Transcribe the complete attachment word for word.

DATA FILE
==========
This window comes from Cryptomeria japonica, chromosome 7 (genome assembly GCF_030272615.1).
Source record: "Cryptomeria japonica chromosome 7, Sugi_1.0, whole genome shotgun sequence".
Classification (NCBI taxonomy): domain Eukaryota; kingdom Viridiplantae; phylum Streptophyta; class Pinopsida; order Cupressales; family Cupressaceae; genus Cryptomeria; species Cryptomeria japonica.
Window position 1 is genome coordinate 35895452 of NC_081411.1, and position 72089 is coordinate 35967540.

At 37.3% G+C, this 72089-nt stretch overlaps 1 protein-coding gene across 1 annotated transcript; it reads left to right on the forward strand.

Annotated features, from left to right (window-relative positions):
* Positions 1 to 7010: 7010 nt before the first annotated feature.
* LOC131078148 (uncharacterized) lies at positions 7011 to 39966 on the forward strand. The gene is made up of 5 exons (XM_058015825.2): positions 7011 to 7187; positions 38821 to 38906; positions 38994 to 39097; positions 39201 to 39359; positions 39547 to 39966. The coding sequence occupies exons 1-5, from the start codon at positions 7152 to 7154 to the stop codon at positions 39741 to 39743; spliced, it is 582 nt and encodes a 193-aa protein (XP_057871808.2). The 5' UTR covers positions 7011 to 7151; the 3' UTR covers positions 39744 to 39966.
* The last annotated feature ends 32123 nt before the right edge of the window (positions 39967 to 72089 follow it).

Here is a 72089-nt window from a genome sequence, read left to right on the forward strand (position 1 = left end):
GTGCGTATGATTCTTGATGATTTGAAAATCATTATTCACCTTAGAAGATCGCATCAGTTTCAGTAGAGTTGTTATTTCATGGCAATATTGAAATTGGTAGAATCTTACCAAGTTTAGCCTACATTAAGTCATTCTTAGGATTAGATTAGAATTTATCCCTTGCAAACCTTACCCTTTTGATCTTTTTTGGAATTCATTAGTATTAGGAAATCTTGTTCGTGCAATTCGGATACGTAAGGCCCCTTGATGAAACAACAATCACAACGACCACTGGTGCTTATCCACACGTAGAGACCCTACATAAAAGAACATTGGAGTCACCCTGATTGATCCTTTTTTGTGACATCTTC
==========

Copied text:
This window comes from Cryptomeria japonica, chromosome 7 (genome assembly GCF_030272615.1).
Source record: "Cryptomeria japonica chromosome 7, Sugi_1.0, whole genome shotgun sequence".
Classification (NCBI taxonomy): domain Eukaryota; kingdom Viridiplantae; phylum Streptophyta; class Pinopsida; order Cupressales; family Cupressaceae; genus Cryptomeria; species Cryptomeria japonica.
Window position 1 is genome coordinate 35895452 of NC_081411.1, and position 72089 is coordinate 35967540.

At 37.3% G+C, this 72089-nt stretch overlaps 1 protein-coding gene across 1 annotated transcript; it reads left to right on the forward strand.

Annotated features, from left to right (window-relative positions):
* Positions 1 to 7010: 7010 nt before the first annotated feature.
* LOC131078148 (uncharacterized) lies at positions 7011 to 39966 on the forward strand. The gene is made up of 5 exons (XM_058015825.2): positions 7011 to 7187; positions 38821 to 38906; positions 38994 to 39097; positions 39201 to 39359; positions 39547 to 39966. The coding sequence occupies exons 1-5, from the start codon at positions 7152 to 7154 to the stop codon at positions 39741 to 39743; spliced, it is 582 nt and encodes a 193-aa protein (XP_057871808.2). The 5' UTR covers positions 7011 to 7151; the 3' UTR covers positions 39744 to 39966.
* The last annotated feature ends 32123 nt before the right edge of the window (positions 39967 to 72089 follow it).

Here is a 72089-nt window from a genome sequence, read left to right on the forward strand (position 1 = left end):
GTGCGTATGATTCTTGATGATTTGAAAATCATTATTCACCTTAGAAGATCGCATCAGTTTCAGTAGAGTTGTTATTTCATGGCAATATTGAAATTGGTAGAATCTTACCAAGTTTAGCCTACATTAAGTCATTCTTAGGATTAGATTAGAATTTATCCCTTGCAAACCTTACCCTTTTGATCTTTTTTGGAATTCATTAGTATTAGGAAATCTTGTTCGTGCAATTCGGATACGTAAGGCCCCTTGATGAAACAACAATCACAACGACCACTGGTGCTTATCCACACGTAGAGACCCTACATAAAAGAACATTGGAGTCACCCTGATTGATCCTTTTTTGTGACATCTTC